At the same time, I disagree with Wilson on some pretty major theological points: he is a Presbyterian (a sort of uber-Presbyterian, called "Federal Vision") and post-millenial - while I am a Baptist, and pre-millenial.

If Presbyterians have any advantage, it is that their theology more naturally integrates the family - which is just the subject at hand.

This is a short book, at 207 pages (plus a short study, end notes, and an index) and Wilson starts right in.

First, he identifies our cultural problems as fundamentally theological - that bad theology leads to bad thinking and bad doing ("we become like what we worship", as he would say).

We have a father problem in our country, because we do not seek our heavenly Father.

Wilson covers this from every angle, with his usual insight and wit.  He makes a compelling case, and gives the Biblical solution - we need repentance, lots of it.

This problem affects every facet of life.  Children related to their parents, husbands and wives, even roles in the church.

He rolls the controversy of "The Shack" (where the Trinity is portrayed as two women with Jesus) into a one liner:
"You need a father?  Here, talk to your mother about it."

This book is excellent for anyone who wonders why things are so wrong, and is interested in making them better - whether it is a better father, or son, or wife, or daughter.

The appendix has an economic study on the impact of fatherless homes.  It shows clearly that divorce and abandonment by fathers is not zero, and not "better for the kids" (to avoid arguments).

Tuesday, May 1, 2012

Judgment and Salvation

Last month, I finished reading through the book of Isaiah (approximately) twenty times (I spent about a year in it).

Isaiah is a challenging book, for a number of reasons.

The first is length: at 66 chapters it takes a long time to get through one time (about two weeks), and you can forget the beginning by the time you get to the end.

Second, the book is mostly prophetic utterances - not a story or narrative, with clear boundaries (people did this, then they did that).  This makes it hard to break up into smaller chunks to be processed.

The third challenge is related to the second - because it is prophetic language, it is often hard to grasp, or unclear in meaning or subject.

Nevertheless, there is a clear message which comes through - that of God's judgement on sin and His provision of salvation.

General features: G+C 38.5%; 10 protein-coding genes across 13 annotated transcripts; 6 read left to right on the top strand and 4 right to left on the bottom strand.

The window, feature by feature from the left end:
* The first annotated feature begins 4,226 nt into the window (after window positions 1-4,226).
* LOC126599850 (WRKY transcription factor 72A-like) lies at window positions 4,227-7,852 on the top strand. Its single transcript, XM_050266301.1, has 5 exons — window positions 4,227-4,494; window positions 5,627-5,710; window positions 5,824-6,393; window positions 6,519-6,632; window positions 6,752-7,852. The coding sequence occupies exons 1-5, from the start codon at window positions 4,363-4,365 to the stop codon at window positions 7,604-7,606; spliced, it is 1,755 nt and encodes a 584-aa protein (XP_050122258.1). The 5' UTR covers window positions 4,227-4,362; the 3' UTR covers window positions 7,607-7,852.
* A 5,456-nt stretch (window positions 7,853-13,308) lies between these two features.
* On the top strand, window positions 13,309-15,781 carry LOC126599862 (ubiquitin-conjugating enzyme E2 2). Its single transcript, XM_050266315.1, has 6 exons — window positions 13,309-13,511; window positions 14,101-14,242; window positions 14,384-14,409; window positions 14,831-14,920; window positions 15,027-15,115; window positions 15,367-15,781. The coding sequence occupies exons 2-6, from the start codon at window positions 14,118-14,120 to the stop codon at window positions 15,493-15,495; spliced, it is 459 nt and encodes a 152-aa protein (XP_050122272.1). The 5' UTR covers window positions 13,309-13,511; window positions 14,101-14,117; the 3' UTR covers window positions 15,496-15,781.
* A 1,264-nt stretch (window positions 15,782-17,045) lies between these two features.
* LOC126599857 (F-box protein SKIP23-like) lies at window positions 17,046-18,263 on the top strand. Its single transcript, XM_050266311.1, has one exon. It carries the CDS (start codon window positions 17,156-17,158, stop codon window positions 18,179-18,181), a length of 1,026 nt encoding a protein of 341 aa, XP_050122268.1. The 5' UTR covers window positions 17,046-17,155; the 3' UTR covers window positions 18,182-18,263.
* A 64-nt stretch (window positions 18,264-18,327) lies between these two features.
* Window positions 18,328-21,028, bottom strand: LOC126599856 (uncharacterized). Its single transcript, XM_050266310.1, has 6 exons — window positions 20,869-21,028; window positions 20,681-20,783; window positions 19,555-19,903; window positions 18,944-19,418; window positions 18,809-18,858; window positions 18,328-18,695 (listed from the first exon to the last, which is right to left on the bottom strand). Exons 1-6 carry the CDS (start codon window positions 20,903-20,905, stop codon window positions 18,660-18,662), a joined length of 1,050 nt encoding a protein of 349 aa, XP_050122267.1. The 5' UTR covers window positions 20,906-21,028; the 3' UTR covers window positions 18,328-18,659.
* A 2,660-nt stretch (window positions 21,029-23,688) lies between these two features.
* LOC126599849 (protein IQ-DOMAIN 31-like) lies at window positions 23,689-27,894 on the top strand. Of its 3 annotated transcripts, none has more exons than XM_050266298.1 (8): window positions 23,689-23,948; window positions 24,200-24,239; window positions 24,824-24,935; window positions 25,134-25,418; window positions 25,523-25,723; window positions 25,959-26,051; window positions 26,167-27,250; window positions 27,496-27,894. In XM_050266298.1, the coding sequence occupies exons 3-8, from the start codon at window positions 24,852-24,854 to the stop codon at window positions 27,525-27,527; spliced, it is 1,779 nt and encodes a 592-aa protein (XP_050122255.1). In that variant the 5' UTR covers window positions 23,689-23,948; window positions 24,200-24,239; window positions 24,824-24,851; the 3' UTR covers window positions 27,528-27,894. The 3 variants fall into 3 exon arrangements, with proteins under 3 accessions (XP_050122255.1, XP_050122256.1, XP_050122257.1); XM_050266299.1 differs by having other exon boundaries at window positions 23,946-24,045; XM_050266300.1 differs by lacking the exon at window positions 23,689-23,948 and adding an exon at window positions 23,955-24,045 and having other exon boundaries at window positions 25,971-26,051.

I took several style of notes as I was reading; in one, I wrote a word or two to summarize a chapter.  You see: judgment; salvation; judgement and salvation.

This makes sense in context.  Israel had disobeyed God for some time, and was about to go into the Babylonian captivity.  We also see many strong messianic prophecies (God ultimate plan of salvation)

Wednesday, March 7, 2012


"Tyndale: The Man Who Gave God an English Voice" (David Teems) - This book is really excellent in every way.  If I had to sum up everything in one quote, it would be:
"In the age of Tyndale, there was very little that was laughable.  It was a rather humorless age." (p. xv)

For those who do not know, William Tyndale was a Bible translator.  He produced the first English Bible from the Greek (John Wycliffe had earlier produced an English Bible from the Latin Vulgate, but it was not widespread).

At the time (the Protestant Reformation, 1517 and on), this was considered an evil and rebellious act.  In England, the Bible was in Latin (even though the people - and often the parish priests - knew no Latin).  In 1519, a family of six was burned at the stake (in Coventry) for teaching and reciting the Lord's Prayer in English (p. 264).

Tyndale was initially a priest (as most educated people were).  When Erasmus' Greek New Testament was published (and things started to boil), he asked for permission to produce an English translation.  This was refused, but we see the beginnings of the drive that Tyndale had to see God's word made available to everyone.  Shortly after, Tyndale fled England, never to return.  Teems wonderfully documents his trials and tribulations as an exile.

Teems handles this weighty subject with aplomb.  You would have to have a heart of stone not to weep at times, but that is the nature of the matter.  Teems avoids sentimentality, or polemic.  He maintains objective distance, while letting the people of the time speak for themselves.  I came to feel that Tyndale was a brother I would have gotten along with very well.

There are also humorous moments, which Teems is eager to bring forth.  This is not a sad and dreary tale, I was eager to finish it - eager to get back to it when life kept me away.

I'd like to read bios of Erasmus and (Sir Thomas) More now, for comparison.

Thursday, February 23, 2012

Game Theory and Evolution - pt 2

(continuing from the last post)

We've analyzed some simple (always choosing the same) populations (all silent, all squealers, mix of both).

Now, let's imagine some more complex strategies.

In a population of all silents, everything is stable.  Everyone is benefiting equally from each transaction.  We introduced a single squealer, and things got bad for all the silents.

Now, imagine some of the silents have "recognition" - either from communication or remembering some trait (either preventatively, or over time).

So, a "recognizer" will squeal against a squealer, and be silent against a fellow silent or recognizer.

Now, the population is more dynamic.  Pure silents will decrease (are "selected against"), while recognizers win all the time.  Squealers lose to recognizers, but win against silents.  If the silents disappear completely, then this will cascade into squealers disappearing completely.